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The fight against logistical waste of cacao Article Rating

The fight against logistical waste of cacao

A delicious piece of chocolate cake, chocolate bar, muffin and a box of chocolates, most people cannot get enough of this brown (or white) gold. In Switzerland, most chocolate is consumed per person, but in the Netherlands we also eat an average of 5 kilos of chocolate per year. And did you know that the Netherlands is the number 1 importer of cocoa beans with an import value of 2.1 billion euros and an import quantity of 1.1 billion kilograms? Importing cocoa beans is not always without a struggle. A large part of cocoa imports is still being wasted due to damage that has occurred in the logistics process.

The Netherlands number 1 cocoa importer

Imports of cocoa beans have doubled to 1.1 billion kilograms in a decade, according to figures from the CBS. About a quarter of this import is immediately resold to other countries. Three-quarters of this are intended fort he Dutch cocoa processing industry, for example for producing chocolate, but also for semifinished products such as cocoa powder and butter, which are subsequently used to make chocolate in Belgium or Switzerland.

Port of Amsterdam the largest cocoa port in the world

The Port of Amsterdam is the largest port in the world for the import of cocoa beans. All facilities, from transhipment to production facilities, are available in the region. There are also more than 750,000 tons of cocoa stored in warehouses in Amsterdam, with an average storage time of three to five years.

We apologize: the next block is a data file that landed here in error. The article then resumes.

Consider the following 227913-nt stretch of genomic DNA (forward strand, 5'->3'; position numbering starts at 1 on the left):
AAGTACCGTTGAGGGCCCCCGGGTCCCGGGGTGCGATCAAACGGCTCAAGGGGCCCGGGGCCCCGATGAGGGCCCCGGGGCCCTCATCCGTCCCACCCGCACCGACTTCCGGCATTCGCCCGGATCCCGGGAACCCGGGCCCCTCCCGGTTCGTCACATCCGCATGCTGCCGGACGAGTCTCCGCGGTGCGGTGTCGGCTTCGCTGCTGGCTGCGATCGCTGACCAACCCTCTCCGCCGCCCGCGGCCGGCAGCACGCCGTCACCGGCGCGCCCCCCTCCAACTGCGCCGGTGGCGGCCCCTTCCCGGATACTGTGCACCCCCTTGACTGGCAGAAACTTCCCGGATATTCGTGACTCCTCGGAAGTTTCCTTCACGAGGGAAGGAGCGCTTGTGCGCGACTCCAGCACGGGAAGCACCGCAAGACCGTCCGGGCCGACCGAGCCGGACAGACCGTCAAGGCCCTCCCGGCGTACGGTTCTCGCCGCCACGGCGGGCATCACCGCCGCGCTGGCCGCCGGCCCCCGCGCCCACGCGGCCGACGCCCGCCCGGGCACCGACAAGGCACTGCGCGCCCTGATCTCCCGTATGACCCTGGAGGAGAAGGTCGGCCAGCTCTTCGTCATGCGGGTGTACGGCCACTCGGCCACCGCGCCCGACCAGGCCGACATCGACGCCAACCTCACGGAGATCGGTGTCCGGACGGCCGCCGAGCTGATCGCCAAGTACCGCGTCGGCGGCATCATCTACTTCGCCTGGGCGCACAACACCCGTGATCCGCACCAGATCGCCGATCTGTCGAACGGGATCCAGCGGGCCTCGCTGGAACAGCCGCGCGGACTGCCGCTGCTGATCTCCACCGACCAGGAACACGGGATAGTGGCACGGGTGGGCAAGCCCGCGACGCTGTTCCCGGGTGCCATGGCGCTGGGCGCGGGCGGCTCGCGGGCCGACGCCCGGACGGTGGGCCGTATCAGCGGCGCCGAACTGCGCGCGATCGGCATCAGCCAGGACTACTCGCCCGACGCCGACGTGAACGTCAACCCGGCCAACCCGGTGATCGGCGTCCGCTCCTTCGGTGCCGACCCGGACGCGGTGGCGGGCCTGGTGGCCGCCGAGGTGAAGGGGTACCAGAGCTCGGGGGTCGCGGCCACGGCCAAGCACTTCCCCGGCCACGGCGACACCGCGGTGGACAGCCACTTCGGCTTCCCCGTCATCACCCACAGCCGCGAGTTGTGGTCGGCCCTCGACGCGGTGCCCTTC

Cocoa imports to Europe have a peak between November and March. There are not many cocoa ports in the world. The largest is the Port of Amsterdam, and Antwerp and Hamburg also have relatively large cocoa ports.

Sustainablility in the cocoa chain is becoming increasingly important

Sustainability is increasing in the cocoa chain. We see that, among other things, in making the production conditions at the cocoa farmers themselves more sustainable. However, sustainability also means that as few cocoa beans as possible are lost in the cocoa chain. The logistical process surrounding the import or export of cocoa is not without risk. Cocoa beans are mainly transported by cargo ship as bulk or in bales in the ship’s hold, or jut bags in a sea container. From warm Africa to the relatively cold Netherlands, various risks must be taken into account, such as temperature differences, moisture and insects brought from the country of origin. Due to the differences in temperature, condensation can form in the ship’s hold or the sea container. Moisture then causes mould formation on the cocoa beans so that they can no longer be used. Since cocoa is an expensive product, waste of it is a loss in al respects. But can this be prevented?

Protection of cocoa beans during transport

Yes, this is preventable. Waste of cocoa in the logistics chain is not necessary. By applying for the correct protection during (sea) transport, moisture no longer has a chance so that mould does not form. When cocoa beans in jute bags are transported by sea container, a container pack is often used. With this the inside of a container (without loss of space) is wholly packed with insulating material, creating the ideal climate. The temperature remains stable, and the chance of condensation is nil. Desiccants are used, whereby any moisture from the cocoa beans or, for example, pallets or packaging material is still absorbed. As a check, data recorders are placed that monitor temperature and humidity during transport.

Less waste, more cocoa

Cocoa beans are of great value as a raw material for chocolate, pharmaceutical and cosmetic products. We do not want to waste this value. We aim to make the chain of cocoa beans more sustainable by reducing waste as much as possible. And even though we are well aware that the logistical processes for cocoa products can be very challenging, with the right knowledge and resources to protect the cocoa beans during transport, waste can easily be prevented.

 

Categories: Praxas